How long should University of California, Davis Chancellor Linda Katehi keep her job? The question is presumably on the minds of the UC Regents who control her fate: On Wednesday, as they begin their March meeting, protesters at Davis will have spent 13 days occupying her office, where they’ve endured through finals week and the beginning of spring break in hopes of forcing the administrator to resign her post. In addition, at least four Golden State legislators have publicly called for her ouster.
Some recent attempts to remove figureheads at institutions of higher education are glaringly frivolous. The case against Katehi is substantive, specific, and compelling—whether you conclude that it is ultimately right or wrong.
She is paid $424,360 to lead the university.
Her critics charge that she behaved unethically when taking additional paid positions, citing Sacramento Bee reports that she “accepted a paid seat on the board of DeVry Education Group as the for-profit company faces federal allegations of exaggerated job placement claims,” and that she “received $420,000 in three years for serving on the board of textbook publisher John Wiley & Sons.” UC President Janet Napolitano criticized her association with DeVry but said she shouldn’t be fired. Activists object to the for-profit education industry generally, and believe it is a conflict of interest for a Davis administrator to be paid by a company that sells textbooks that Davis students are required to purchase.
Assemblyman Jim Cooper echoed the latter concern, stating, “It saddens me to think that while our students are strapped with student debt to pay for the astronomical prices of college textbooks, Chancellor Katehi in a clear conflict of interest received $420,000 from the same textbook publishers that are exploiting our students.” He initially called for her to resign but changed his mind after her apology. I don’t know that John Wiley & Sons exploits students, but it seems like an obvious conflict of interest for a university administrator to sit on its board of directors.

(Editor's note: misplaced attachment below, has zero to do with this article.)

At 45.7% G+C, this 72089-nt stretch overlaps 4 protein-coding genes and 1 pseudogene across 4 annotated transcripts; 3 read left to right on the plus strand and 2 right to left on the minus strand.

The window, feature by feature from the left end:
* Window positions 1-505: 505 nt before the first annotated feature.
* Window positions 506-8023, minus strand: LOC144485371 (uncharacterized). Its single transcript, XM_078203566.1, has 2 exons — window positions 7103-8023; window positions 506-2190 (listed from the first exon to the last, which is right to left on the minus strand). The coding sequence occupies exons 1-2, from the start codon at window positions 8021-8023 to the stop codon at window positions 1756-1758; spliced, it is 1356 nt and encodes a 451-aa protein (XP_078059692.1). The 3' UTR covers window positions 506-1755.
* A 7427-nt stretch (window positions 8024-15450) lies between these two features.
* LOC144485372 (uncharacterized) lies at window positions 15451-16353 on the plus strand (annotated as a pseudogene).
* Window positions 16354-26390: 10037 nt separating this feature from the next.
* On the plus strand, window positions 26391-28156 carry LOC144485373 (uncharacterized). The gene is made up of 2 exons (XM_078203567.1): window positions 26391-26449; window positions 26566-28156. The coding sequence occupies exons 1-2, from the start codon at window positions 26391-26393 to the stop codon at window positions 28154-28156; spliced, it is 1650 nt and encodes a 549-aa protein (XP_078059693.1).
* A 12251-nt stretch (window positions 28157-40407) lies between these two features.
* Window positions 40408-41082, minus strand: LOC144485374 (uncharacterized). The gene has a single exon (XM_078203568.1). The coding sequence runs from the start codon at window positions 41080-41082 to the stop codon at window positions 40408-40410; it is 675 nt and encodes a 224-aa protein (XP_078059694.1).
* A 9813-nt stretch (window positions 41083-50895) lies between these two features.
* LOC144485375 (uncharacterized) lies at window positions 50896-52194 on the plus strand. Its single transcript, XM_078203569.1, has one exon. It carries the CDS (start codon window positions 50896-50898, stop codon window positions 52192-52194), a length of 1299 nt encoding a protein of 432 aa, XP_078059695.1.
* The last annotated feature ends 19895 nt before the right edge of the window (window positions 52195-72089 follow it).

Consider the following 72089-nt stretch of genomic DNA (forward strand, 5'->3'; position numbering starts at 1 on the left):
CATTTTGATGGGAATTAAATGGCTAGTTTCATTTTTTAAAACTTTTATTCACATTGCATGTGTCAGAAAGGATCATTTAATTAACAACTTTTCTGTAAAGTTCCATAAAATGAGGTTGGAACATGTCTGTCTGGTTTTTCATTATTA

In an email to students, Katehi acknowledged that her position on DeVry’s board violated rules governing outside gigs while arguing that, overall, she pushed the corporations that paid her to be better actors and added to the diversity of their boards. She also pledged to use $200,000 of her compensation to start a scholarship fund.
Here are her words:
My acceptance of the position on the DeVry Education Group board of directors did not comply with UC policy. I made an error in accepting it. I take full responsibility for that error, and I have resigned from the board. I accepted the position because I believed I could help DeVry better evaluate its procedures for delivering a sound curriculum and for measuring students’ performance and progress post-graduation. Nevertheless, I apologize for my mistake and the distraction this has caused for our university community.
My service on the board of John Wiley and Sons from 2011-2014 complied with UC policy. My goal in accepting that position was to help Wiley improve the quality of its educational materials, while making them more accessible and affordable for students. While I recognize and appreciate the concerns raised by many in our community about my service on the Wiley board, my work on the board had no impact on UC textbook purchases.
I served on an unpaid advisory panel of King Abdulaziz University from 2012-2013, which included the former president of Ohio State University; however, I did not participate in any meetings. My appointment complied with University of California policies. My goal was to increase student diversity. To further our work together on behalf of California students, here is my commitment to our UC Davis community: I will establish a $200,000 scholarship fund for California undergraduate students at UC Davis from my Wiley stock proceeds.